Dr. Cibulka said a strategy for improving low performing schools is creating a stronger partnership between colleges of education and public schools. He said higher education would traditionally place students in schools without necessarily forming a partnership. He said about 1,200 University of Kentucky (UK) students are placed a year in various schools with a majority being placed in Fayette County. Dr. Cibulka said Northern Elementary School is the type of school where he would like his students to learn because it is an example of what a good school is and what good teaching is.
Dr. Cibulka said it is time for higher education to give something in return to public schools and provide assistance to them. He said Dr. James mentioned focused professional development, and that is what he would like to see provided from UK’s College of Education. He has several graduates that are teachers at Northern Elementary, students currently in the program who work directly with students at Northern Elementary, and faculty that serve on a number of intern committees.
Dr. Cibulka said UK is very focused on working with Fayette County Schools, particularly schools with great needs. UK is currently providing assistance and creating a partnership with Bryan Station High School because of student needs.
Dr. Cibulka said there is an important place for higher education in improving the entire K-12 school system. He said UK as a Research I institution, which produces knowledge, and not necessarily just disseminates it, has an obligation to work with schools to help them apply the latest knowledge that UK’s faculty are producing. Dr. Cibulka and Dr. James have met and discussed how to work together systemically to help Fayette County Schools narrow and close the student achievement gap.
Representative Farmer asked Ms. Petrilli what percent of her operating budget comes from somewhere other than the traditional funding sources such as the Fayette County School Board, and what would be the impact if the funding was lost. Ms. Petrilli referred the budget question to Mr. Adams. He said the grants such as ESS provide the funding to pay for the additional staff required to teach the extra courses. Ms. Petrilli said if the funding were lost, she would apply for federal grants or think of new, creative fundraising ideas.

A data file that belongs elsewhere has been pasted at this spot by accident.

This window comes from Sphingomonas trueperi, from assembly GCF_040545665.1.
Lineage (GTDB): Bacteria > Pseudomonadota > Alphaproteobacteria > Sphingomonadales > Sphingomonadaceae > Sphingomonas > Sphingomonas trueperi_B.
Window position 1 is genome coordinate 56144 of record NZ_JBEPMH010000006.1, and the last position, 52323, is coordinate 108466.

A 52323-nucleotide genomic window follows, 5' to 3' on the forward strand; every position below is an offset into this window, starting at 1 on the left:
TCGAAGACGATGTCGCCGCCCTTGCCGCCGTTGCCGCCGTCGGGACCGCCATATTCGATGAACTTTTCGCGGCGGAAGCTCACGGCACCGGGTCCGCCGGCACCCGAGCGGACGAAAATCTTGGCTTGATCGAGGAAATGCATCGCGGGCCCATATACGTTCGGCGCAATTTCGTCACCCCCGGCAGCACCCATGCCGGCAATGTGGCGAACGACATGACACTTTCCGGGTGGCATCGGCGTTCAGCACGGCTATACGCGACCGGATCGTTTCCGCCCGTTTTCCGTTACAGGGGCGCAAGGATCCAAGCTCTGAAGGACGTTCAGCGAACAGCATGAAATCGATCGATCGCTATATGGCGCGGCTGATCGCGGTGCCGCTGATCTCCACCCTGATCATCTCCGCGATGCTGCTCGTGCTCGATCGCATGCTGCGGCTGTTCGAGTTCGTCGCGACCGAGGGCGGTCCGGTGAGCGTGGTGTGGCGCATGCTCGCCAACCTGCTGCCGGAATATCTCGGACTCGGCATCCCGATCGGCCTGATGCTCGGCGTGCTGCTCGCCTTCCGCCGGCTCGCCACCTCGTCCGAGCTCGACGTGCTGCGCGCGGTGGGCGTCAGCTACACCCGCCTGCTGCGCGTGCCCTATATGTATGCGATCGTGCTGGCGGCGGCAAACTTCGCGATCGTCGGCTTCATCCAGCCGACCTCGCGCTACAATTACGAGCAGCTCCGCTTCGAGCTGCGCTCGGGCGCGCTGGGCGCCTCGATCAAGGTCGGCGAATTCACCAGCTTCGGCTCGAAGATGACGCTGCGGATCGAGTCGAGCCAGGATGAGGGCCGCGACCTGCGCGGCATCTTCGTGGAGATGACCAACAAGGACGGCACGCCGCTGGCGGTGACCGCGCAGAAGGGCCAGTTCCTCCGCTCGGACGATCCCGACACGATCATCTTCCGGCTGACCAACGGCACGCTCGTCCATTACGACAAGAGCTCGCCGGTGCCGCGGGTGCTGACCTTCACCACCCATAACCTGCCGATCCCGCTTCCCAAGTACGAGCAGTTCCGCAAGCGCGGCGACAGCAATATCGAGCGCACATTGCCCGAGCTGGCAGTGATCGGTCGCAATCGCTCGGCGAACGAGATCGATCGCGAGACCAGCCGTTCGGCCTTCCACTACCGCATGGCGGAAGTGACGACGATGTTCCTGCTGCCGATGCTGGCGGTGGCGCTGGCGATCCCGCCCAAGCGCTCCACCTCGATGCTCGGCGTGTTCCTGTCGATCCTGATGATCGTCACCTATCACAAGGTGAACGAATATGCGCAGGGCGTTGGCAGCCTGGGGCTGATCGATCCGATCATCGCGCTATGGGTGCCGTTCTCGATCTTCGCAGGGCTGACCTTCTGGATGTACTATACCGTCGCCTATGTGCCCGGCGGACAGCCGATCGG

Representative Miller asked Ms. Petrilli what her first objective was at Northern Elementary School and if special education student scores were compared with regular student scores. He also asked how a child was determined to be in a special program. Ms. Petrilli said there are a large number of students at Northern Elementary identified with disabilities. She said older children often are just missing a piece of reading instruction from when they were younger, such as phonological awareness. She said once the gaps are identified diagnostically, and the childrens’ needs are met, they can learn to read at very high levels. Ms. Petrilli said the 91 percent of students reading on grade level includes special needs children. She believes the reason that the special needs students are reading so well is due to top quality teachers and receiving direct, systematic instruction every day based on diagnostic data.